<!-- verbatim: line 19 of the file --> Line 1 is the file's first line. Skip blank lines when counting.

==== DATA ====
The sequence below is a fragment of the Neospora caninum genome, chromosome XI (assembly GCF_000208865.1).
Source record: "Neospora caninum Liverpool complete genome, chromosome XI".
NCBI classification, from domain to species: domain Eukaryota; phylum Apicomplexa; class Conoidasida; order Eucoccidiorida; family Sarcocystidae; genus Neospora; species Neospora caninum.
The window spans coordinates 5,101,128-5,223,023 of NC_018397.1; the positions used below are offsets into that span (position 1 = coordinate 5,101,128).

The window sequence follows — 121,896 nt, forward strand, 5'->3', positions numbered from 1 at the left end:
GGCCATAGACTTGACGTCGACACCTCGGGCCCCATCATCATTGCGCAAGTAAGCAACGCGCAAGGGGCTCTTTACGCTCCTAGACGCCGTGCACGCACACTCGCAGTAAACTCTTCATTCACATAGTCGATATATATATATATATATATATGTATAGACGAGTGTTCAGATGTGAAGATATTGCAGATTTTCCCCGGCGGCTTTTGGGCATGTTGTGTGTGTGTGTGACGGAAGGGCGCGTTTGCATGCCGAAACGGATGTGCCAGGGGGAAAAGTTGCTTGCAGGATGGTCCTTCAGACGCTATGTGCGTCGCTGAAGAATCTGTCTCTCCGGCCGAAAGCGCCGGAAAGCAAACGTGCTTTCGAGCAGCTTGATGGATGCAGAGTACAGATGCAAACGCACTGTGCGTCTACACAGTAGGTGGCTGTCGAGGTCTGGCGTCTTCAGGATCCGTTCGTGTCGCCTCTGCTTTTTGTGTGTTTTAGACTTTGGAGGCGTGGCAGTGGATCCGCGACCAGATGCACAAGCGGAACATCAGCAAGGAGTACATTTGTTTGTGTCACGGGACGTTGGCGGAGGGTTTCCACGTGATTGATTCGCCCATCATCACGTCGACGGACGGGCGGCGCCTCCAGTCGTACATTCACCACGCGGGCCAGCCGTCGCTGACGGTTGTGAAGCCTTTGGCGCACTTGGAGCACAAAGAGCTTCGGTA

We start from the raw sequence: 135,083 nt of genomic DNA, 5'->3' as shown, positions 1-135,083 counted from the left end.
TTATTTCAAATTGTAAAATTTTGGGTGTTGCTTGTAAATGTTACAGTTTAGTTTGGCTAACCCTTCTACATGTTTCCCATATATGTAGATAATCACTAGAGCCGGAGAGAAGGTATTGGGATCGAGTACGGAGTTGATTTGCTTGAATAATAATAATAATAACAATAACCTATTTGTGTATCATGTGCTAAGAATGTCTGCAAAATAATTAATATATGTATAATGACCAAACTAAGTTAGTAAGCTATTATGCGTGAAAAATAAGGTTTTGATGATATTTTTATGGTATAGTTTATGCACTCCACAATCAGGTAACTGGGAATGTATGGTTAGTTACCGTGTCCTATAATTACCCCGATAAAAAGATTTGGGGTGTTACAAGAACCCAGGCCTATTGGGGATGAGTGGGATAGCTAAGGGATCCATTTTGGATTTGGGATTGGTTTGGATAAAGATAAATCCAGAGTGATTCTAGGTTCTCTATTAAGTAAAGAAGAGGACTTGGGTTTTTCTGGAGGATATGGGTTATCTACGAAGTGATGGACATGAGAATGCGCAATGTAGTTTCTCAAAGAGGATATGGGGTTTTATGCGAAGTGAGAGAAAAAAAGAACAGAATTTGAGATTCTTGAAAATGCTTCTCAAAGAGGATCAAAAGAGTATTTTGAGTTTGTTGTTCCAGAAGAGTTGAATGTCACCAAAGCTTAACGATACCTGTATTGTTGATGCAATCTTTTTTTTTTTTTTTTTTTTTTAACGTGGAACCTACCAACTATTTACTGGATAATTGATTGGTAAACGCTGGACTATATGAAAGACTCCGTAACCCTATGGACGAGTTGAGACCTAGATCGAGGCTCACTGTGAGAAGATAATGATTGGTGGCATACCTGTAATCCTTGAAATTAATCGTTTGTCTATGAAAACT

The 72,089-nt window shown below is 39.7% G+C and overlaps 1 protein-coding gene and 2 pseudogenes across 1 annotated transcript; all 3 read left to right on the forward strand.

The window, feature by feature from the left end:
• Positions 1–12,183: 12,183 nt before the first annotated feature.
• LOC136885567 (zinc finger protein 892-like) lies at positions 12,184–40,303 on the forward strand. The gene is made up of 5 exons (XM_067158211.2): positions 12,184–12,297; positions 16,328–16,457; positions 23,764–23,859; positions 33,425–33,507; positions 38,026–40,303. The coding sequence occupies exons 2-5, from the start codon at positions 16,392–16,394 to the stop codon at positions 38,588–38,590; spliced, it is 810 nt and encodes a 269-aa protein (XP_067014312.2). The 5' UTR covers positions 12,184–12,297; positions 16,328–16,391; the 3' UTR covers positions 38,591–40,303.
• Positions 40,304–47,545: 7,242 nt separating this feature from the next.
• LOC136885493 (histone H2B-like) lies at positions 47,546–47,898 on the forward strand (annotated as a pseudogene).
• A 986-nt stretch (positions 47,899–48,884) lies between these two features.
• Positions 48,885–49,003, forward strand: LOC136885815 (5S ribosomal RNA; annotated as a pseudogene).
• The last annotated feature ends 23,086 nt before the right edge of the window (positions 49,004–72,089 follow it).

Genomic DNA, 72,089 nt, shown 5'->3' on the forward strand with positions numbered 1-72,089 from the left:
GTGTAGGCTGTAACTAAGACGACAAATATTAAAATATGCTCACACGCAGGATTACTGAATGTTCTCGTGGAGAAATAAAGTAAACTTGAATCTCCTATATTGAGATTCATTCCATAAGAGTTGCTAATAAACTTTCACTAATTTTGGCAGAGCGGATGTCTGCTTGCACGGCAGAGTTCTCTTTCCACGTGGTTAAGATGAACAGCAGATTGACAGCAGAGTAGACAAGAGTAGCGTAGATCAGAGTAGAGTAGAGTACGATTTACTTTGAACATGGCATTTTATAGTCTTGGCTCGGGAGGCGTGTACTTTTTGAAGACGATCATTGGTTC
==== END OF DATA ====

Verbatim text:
GTGTAGGCTGTAACTAAGACGACAAATATTAAAATATGCTCACACGCAGGATTACTGAATGTTCTCGTGGAGAAATAAAGTAAACTTGAATCTCCTATATTGAGATTCATTCCATAAGAGTTGCTAATAAACTTTCACTAATTTTGGCAGAGCGGATGTCTGCTTGCACGGCAGAGTTCTCTTTCCACGTGGTTAAGATGAACAGCAGATTGACAGCAGAGTAGACAAGAGTAGCGTAGATCAGAGTAGAGTAGAGTACGATTTACTTTGAACATGGCATTTTATAGTCTTGGCTCGGGAGGCGTGTACTTTTTGAAGACGATCATTGGTTC